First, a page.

An orange-green light streaked across the sky over a wide region in Central Australia on Saturday night, sending some scrambling for cameras and leaving others awestruck.
The light seen about 7:50pm (ACST) disrupted a history talk in Gemtree, about 140 kilometres north-east of Alice Springs, and sightings were reported from as far afield as Marla, 400km away in South Australia.
Sandra Patterson who works at Yulara was with her husband Nate when they saw the huge trail across the sky.
“It was absolutely breathtaking,” Ms Patterson said. “There was this amazing glow and it was huge and it was just travelling.”
“My initial thought was ‘oh my God, I hope it isn’t a message from North Korea’,” she said.
Ms Patterson said there was no noise, but it seemed to be travelling parallel to the Earth and she could see parts of its breaking off.
Her husband Nate Patterson was able to get a photo of the event.
History talk turns to sky watching
Owner of the Gemtree Homestead, Kate McMaster, said she was giving about 30 guests a history talk at an outdoor dinner when her show was upstaged by the sight.
“I was just standing there presenting the show to the guests and suddenly the night sky lit up,” Ms McMaster told ABC Local Radio Darwin.
“All the guests instantly stood up out of their chairs and turned and looked.
“It flew through the sky and it was in the air for almost up to a full minute by the end of it and it divided from one big fireball into four smaller ones and had a huge tail with orange and green in it,” Ms McMaster said.
Wayne Campbell from Alice Springs also saw the sight, and had time to go into his house, get his phone, return outside and video the sight for almost a minute.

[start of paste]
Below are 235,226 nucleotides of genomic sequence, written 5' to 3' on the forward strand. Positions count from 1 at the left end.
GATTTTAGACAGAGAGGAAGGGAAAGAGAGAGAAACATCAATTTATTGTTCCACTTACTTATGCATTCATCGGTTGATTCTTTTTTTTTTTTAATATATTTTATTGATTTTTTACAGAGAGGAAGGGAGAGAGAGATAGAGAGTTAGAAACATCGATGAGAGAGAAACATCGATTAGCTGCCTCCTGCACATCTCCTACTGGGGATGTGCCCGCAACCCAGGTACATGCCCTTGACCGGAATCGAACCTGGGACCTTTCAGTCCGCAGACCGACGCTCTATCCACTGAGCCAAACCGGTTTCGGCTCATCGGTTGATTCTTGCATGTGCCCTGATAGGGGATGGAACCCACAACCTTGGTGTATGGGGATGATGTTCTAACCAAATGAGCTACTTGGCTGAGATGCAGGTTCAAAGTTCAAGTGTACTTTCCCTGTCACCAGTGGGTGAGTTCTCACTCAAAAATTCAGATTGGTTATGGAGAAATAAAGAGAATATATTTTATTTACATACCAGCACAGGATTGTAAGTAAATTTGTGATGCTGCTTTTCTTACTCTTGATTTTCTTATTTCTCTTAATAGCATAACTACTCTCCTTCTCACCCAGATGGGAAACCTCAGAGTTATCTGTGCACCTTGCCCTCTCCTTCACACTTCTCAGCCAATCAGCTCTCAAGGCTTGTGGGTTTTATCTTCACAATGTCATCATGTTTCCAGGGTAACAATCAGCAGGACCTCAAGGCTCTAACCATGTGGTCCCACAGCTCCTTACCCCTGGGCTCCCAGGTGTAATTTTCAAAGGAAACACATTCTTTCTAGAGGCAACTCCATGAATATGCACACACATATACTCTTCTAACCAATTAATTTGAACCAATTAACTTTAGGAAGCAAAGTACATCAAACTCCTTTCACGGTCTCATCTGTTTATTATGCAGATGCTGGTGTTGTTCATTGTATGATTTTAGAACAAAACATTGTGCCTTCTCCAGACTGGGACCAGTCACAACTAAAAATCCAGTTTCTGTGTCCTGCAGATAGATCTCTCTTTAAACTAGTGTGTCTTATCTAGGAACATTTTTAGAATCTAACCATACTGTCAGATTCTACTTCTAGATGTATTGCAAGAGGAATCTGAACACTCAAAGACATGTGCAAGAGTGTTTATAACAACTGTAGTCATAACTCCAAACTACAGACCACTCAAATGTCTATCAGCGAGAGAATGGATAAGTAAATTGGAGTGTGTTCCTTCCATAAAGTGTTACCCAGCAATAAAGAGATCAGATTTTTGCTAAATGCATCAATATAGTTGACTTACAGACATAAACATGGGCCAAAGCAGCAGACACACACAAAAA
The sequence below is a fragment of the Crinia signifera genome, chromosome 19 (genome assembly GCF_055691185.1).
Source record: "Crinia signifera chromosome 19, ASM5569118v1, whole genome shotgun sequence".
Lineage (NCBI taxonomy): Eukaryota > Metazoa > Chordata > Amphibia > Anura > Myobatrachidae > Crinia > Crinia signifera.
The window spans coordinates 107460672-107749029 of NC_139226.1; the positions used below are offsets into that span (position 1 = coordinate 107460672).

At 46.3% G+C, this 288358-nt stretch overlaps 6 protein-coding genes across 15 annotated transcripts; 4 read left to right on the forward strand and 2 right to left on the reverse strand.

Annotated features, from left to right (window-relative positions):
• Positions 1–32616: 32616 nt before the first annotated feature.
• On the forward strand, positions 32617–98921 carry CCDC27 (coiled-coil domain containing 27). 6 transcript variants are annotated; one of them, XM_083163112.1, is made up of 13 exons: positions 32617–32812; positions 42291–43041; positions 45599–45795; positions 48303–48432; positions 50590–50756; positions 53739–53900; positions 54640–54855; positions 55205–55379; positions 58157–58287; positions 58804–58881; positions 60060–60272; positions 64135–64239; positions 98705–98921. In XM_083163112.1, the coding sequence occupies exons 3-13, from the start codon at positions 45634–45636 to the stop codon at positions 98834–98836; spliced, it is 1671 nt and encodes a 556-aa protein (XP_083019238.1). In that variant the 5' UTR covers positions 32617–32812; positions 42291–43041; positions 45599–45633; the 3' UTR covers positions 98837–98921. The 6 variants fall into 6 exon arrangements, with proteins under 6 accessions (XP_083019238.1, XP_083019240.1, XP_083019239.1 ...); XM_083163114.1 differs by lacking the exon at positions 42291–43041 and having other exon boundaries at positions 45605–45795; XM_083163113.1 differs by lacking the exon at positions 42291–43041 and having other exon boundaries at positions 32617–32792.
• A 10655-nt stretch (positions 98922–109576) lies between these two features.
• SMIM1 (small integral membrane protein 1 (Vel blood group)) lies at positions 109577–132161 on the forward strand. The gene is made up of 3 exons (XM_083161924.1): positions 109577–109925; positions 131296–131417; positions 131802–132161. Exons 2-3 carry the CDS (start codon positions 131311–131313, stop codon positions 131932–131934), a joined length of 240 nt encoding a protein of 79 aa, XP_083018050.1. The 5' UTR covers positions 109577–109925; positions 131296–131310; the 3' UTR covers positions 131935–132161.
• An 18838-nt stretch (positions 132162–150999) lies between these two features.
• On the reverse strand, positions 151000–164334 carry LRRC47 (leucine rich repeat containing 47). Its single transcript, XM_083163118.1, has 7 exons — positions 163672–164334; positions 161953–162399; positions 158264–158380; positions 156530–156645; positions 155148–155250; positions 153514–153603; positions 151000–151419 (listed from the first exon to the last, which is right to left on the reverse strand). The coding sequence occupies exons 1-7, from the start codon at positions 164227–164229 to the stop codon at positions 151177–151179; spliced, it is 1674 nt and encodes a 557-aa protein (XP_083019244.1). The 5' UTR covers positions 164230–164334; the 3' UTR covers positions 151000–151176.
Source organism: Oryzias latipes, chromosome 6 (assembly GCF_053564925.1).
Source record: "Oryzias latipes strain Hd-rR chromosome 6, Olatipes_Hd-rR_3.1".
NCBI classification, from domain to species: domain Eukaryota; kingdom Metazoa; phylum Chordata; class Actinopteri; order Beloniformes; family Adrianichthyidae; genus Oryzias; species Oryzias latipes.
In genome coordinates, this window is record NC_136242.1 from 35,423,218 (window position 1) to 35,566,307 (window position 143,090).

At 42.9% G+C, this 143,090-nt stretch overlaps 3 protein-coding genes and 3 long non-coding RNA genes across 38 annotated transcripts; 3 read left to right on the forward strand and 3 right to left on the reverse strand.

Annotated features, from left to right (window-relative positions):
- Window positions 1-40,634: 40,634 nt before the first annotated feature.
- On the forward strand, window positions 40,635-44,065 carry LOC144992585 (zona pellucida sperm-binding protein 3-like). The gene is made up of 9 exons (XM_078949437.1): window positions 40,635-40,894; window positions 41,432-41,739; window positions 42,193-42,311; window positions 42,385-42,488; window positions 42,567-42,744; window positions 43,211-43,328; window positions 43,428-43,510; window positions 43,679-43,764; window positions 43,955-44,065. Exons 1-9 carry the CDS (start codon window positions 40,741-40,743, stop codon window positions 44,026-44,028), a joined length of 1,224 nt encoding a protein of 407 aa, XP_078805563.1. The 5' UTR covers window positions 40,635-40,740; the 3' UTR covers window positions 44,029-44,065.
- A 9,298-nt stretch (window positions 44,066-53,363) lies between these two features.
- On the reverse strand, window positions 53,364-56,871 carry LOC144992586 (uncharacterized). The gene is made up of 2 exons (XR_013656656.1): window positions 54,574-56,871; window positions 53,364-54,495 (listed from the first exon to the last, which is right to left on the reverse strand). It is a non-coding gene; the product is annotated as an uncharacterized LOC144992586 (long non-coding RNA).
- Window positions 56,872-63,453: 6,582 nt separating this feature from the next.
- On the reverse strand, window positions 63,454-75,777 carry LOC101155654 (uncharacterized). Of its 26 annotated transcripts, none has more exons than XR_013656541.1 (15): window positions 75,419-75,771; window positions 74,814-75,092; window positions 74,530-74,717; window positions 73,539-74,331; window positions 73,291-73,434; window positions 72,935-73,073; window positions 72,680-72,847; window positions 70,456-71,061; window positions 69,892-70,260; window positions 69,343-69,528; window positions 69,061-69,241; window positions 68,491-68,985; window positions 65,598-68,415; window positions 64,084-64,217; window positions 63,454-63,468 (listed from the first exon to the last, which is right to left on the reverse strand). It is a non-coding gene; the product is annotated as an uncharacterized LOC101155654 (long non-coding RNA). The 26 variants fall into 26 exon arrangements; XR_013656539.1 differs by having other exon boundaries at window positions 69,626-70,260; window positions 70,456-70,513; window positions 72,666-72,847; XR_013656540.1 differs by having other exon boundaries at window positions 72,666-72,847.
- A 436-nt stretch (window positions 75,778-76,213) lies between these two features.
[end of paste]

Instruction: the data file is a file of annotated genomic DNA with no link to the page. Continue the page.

“It started out as a fireball at first,” Mr Campbell said. “It was amazing.”
Watch the video below. Warning: language
Posted by Wayne Campbell on 2017年9月16日
Witnesses should feel ‘extremely fortunate’
David Finlay who runs the Australian Meteor Reports Facebook page said he thought it was the third stage of a Soyuz rocket re-entering the Earth’s atmosphere.
Mr Finlay said he believed it was a rocket launched a few days ago to resupply the International Space Station.
“This would have been an incredibly spectacular sight as the rocket stage started to vaporise and break apart, and it is highly likely some of this rocket survived and landed in the NT,” he said.
“I’ve never seen anything like this myself with the naked eye and I spend a lot of time outside at night looking at the sky.
“So those people that saw Soyuz rocket should consider themselves extremely fortunate that they saw such a fantastic event.”
Mr Finlay said usually rockets were programmed to re-enter the Earth heading towards the ocean and it was uncommon for them to burn up over land masses.
He also said it would not be hard to find the remnants, given the rocket is about the size of a bus.
“The trajectory and the ground track of this rocket would be fairly well known,” Mr Finlay said.
Light lasted too long to be meteor
Amateur astronomer Geoff Carr, who runs Star Safaris in Darwin, agreed the object was more likely to be a returning rocket or piece of space junk, rather than a meteor.
“If there were colours coming off it then that is almost certainly a satellite or a piece of space junk, because of all the components and the different pieces of metal they tend to burn up at very, very high temperatures and therefore they exhibit different colours,” Mr Carr said.
“Meteors, or shooting stars as they are probably more commonly, called are much, much quicker.”
Many people took to social media to report seeing the same light show.